The concept is very simple. Ideally, seven neighbors who are interested in owning backyard chickens form a co-op, however, any size group will work. The biggest challenge is finding the home owner willing to house the chicken coop on his or her property. Once that hurdle is met, the coop needs to be designed and built and the chickens need to be selected, and purchased. From then on, each co-op member shares the expenses and responsibility of caring for the chickens one day a week. As a member, your assigned work day of the week is also the day you are privileged to gather the eggs.
One obvious advantage with this co-op type of arrangement is that you don't have to be a homeowner to be a chicken owner. The advantage for the coop host is that he or she can own chickens with less work and responsibility, especially for someone who travels frequently. There is the positive aspect of social gain and neighborhood strengthening involved in this type of set-up, too.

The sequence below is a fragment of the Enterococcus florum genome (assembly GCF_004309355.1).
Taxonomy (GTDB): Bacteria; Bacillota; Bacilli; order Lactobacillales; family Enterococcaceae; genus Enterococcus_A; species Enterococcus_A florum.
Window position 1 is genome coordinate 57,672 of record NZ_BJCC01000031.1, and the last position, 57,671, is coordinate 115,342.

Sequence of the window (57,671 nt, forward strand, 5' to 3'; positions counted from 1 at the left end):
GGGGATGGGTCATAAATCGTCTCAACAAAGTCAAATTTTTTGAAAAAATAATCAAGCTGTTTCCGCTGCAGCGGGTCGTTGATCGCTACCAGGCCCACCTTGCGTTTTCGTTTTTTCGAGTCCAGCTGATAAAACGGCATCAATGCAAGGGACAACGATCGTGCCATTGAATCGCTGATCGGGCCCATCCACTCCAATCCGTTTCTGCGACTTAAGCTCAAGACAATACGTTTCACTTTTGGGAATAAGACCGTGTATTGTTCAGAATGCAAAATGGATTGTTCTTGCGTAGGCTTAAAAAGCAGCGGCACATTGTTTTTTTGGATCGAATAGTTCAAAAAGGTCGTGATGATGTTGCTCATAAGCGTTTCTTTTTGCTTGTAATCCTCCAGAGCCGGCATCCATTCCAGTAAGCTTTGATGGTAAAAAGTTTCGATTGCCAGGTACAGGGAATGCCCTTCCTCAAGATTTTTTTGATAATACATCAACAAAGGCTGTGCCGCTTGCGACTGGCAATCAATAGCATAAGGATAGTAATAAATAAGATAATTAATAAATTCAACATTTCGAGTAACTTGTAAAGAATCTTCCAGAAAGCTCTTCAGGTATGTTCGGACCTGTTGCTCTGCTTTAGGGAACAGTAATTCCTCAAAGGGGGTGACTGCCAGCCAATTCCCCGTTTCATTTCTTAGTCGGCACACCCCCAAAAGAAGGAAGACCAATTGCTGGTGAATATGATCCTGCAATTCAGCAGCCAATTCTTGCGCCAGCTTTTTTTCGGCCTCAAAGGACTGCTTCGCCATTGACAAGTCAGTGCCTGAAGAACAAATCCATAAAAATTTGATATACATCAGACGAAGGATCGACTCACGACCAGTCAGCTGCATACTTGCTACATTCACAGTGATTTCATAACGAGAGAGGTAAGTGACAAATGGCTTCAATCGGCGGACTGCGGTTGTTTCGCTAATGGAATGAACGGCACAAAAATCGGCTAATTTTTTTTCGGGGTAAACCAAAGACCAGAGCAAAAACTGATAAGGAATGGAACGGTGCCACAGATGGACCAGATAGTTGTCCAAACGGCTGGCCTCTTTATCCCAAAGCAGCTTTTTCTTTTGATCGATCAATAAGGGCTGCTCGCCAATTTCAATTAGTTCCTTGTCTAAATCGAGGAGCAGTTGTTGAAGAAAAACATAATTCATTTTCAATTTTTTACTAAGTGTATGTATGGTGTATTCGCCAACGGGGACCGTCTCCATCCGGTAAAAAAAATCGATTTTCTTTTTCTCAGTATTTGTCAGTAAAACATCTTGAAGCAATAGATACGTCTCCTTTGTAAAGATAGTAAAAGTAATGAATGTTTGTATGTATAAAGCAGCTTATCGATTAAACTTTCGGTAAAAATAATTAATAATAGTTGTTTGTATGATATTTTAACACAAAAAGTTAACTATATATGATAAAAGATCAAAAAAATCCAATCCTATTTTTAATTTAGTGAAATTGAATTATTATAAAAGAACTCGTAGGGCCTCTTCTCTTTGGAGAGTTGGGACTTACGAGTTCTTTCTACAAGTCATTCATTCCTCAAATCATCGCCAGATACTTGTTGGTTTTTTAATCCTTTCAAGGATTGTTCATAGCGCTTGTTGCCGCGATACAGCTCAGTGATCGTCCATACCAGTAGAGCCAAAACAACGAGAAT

The photos that I am using in this post are from just such a co-op here in Boulder which happens to be very near the famous Pearl Street in downtown Boulder. You would never know it. The owner of a large rental home was onboard to host the chicken coop in her backyard. She also gardens this same backyard. See next photo.
The photo below shows the chickens eating inside their coop. The photo at the very beginning of this post shows the coop's exterior drop down opening used to gather eggs without disturbing the hens.
This final photo shows one of the proud members of this co-op holding a very tame chicken.